Wednesday, 20 July 2011

Antirealism about essence

I've been thinking about essence.  In particular I've been thinking about being an antirealist about essence.  This isn't surprising, as it looks like realism/antirealism debates about essence will be central to my thesis, at least it certainly looks like things will be going that way.  In fact, the first chapter I'm writing for my thesis is a defence of a conventionalist account of essence.

At the moment I'm looking at the prospects of being an antirealist about essence (at least in the conventionalist sense).  I see this approach as having a couple of big advantages over a standard realist approach.  If such an account can be made to work (and of course if it doesn't have Japanese monster  movie problems of its own), then the following might be cause for the realist about essence to blink, rub their eyes, pour their drink away (one the strange assumption that it must contain alcohol, and the even stranger assumption that this is causing them to hallucinate for some reason), and decide to have a lie down.

It's worth making clear that I'm not one of these 'anti-metaphysics' people.  I love metaphysics, and I don't consider this kind of antirealism to go against that.  In fact part of what I think is so exciting are the hefty metaphysical consequences of such a view, and all the work that would have to be done in its wake.  Your metaphysics is already going to be affected by what kinds of questions you take to be good ones, and what kinds of talk you take seriously, so denying certain questions and talk is in my mind writing a great big IOU to the metaphysical community, and refusing to pay that debt is just plain rude.  But anyway...

The first advantage of the conventionalist account is that the direction of explanation problem is resolved.  This is the question of whether something has its essence in virtue of what it is, or whether it is what it is in virtue of its essence (please excuse the inane use of  italics).   Under the conventionalist account this is decided.  The essence of the individual makes the individual the thing that it is because both kinds and individuals are a construction from the modal properties (which either are, or follow from, the essential properties).  These essential ‘properties’ are determined by what sentences are essentially true.  Which sentences are essentially true (or at least which sentences the truth of which is essential) is determined by our linguistic/conceptual conventions. 

Also it resolves the problem of deciding whether essence is about individuals or about kinds.  This is because under this account all necessities take the form of conditionals.  Because of our understanding of necessity (it is empirical that water is H2O, but it is necessary that water is H2O because of our conventions) all necessities take the form of conditionals such as 'if P then necessarily P'.  This means that essential facts (if understood as non-modal) take the same form.  So the sortal essential facts come first, but they come in the form of conditionals (if x is an F then it is essentially G).  Individual essential facts then follow from these and are of the form 'x is an F and so is essentially G'.

This works for essential properties such as 'humans are essentially material', and 'Socrates is a human and so is essentially material', but there are some essential properties that require an additional step.  For instance essentiality of origins.  Since not all humans have the same origins an additional conditional is required.  This will then take the form of 'if x is F then whatever G-type quality x has it has essentially'.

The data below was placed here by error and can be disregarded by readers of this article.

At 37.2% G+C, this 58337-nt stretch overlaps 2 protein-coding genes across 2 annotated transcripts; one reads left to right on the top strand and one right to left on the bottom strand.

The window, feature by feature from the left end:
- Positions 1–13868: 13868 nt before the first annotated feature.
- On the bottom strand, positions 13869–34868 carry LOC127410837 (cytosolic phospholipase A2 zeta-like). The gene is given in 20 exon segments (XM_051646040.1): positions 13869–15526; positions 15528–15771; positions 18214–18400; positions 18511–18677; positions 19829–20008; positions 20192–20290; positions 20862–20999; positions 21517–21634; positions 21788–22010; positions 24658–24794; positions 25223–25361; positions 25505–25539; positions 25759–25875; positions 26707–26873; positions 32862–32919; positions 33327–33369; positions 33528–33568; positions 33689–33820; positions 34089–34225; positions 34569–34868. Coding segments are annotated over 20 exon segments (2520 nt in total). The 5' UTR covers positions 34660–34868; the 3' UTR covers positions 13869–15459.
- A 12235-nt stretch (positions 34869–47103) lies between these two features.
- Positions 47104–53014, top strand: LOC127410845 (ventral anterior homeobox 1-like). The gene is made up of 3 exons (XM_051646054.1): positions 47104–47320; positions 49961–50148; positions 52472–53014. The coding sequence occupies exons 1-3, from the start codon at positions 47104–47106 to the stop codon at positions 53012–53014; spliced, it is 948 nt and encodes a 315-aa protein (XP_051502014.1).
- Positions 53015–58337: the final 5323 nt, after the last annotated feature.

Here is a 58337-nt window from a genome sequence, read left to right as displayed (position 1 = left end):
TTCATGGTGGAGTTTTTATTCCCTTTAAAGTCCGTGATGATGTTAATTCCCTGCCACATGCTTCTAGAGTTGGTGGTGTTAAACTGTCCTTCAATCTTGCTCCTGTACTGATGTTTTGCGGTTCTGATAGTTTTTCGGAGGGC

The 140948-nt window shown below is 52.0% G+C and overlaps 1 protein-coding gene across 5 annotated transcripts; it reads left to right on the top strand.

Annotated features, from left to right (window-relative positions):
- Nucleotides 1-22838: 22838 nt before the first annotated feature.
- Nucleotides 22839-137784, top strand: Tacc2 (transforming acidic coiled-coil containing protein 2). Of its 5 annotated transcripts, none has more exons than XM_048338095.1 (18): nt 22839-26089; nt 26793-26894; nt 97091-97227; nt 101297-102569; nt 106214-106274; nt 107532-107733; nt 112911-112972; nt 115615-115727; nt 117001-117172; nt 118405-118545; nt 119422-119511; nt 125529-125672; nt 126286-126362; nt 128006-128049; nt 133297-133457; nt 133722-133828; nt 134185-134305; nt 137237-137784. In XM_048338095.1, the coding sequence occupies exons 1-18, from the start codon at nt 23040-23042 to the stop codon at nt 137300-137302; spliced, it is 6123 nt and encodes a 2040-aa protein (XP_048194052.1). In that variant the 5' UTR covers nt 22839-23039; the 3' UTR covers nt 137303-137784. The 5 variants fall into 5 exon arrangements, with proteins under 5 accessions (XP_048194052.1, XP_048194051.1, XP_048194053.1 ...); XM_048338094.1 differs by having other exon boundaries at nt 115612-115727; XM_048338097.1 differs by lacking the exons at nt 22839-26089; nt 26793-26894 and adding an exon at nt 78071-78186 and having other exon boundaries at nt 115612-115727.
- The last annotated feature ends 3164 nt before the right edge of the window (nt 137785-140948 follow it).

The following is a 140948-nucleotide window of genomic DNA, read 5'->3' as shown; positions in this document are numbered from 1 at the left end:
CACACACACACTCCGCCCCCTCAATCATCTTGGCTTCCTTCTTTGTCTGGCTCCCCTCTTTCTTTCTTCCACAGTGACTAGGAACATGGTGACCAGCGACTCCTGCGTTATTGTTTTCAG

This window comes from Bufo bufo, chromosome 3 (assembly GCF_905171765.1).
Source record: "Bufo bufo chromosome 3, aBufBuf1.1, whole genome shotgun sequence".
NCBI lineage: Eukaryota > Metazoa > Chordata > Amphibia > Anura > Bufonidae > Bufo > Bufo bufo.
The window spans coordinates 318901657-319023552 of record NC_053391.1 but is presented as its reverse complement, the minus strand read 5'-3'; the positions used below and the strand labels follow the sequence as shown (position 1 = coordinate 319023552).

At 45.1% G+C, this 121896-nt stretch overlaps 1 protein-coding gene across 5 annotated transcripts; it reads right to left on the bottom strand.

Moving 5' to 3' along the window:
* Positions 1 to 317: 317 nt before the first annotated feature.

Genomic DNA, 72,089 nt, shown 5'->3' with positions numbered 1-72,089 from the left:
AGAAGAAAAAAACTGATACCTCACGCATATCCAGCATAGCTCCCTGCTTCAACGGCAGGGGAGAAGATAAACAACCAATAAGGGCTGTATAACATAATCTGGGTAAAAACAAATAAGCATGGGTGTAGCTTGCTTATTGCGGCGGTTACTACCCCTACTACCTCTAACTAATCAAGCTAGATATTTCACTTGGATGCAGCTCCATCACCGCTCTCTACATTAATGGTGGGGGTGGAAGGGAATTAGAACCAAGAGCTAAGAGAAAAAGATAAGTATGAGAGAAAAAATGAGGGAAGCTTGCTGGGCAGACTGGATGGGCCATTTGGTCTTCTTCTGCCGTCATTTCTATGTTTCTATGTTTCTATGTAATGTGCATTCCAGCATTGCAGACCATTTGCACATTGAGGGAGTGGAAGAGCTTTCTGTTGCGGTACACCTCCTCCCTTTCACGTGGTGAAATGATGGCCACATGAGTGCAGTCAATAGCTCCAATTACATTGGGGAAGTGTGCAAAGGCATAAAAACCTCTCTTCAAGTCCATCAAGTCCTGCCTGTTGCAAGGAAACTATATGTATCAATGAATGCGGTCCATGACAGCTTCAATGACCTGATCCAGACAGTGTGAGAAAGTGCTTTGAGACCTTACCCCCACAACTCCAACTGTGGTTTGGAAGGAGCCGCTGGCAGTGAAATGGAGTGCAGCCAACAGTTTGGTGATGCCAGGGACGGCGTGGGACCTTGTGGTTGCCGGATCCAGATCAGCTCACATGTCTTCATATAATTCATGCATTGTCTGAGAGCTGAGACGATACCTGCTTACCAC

This option is not available for the realist.  First of all it’s less obvious that there should be both on a realist picture.  Second, even if one were to try to adopt the conventionalist picture in a realist account then the essences of individuals would be dependent on the essences of kinds.  This seems like the wrong way around to have it.  If anything it seems that the essential properties of kinds should come from the essential properties of the individuals that make up that kind.  Getting it the other way around looks mistaken.  This restriction isn’t there for the conventionalist.  The conventions are ours for the making, and so it doesn’t matter which end we start from, so long as we get the account that we want. 

It also looks really freaking parsimonious.  Be an antirealist about essence in this way and it soon becomes evident that you end up being antirealist about modality, kinds and even individuals!  Of course, that might freak you out a little too much.

There is an important lesson for the realist about essence to learn from this.  The antirealist program shows us how central essence is to any wider theory of the world.  Just from being an antirealist about essence, significant parts of one's ontology and ideology seem to follow.  A proper understanding of the role that essence plays in metaphysics is vital for any attempt to account for it.  Another lesson to be learned is in just how such an account should go.  Many of the questions that seem quite open for a realist account are more easily resolved by the antirealist.  Perhaps by following the antirealist example in a realist account, one can form a unified realist program that can give essence  pride of place in modern metaphysics (if you're into that kind of thing). 

Obviously conventionalism traditional construed has plenty of its own problems.  And any new construed will probably have at least some of its own.  But at the moment (I'm currently at the early hand wavy stage) I think this is some pretty funky stuff.

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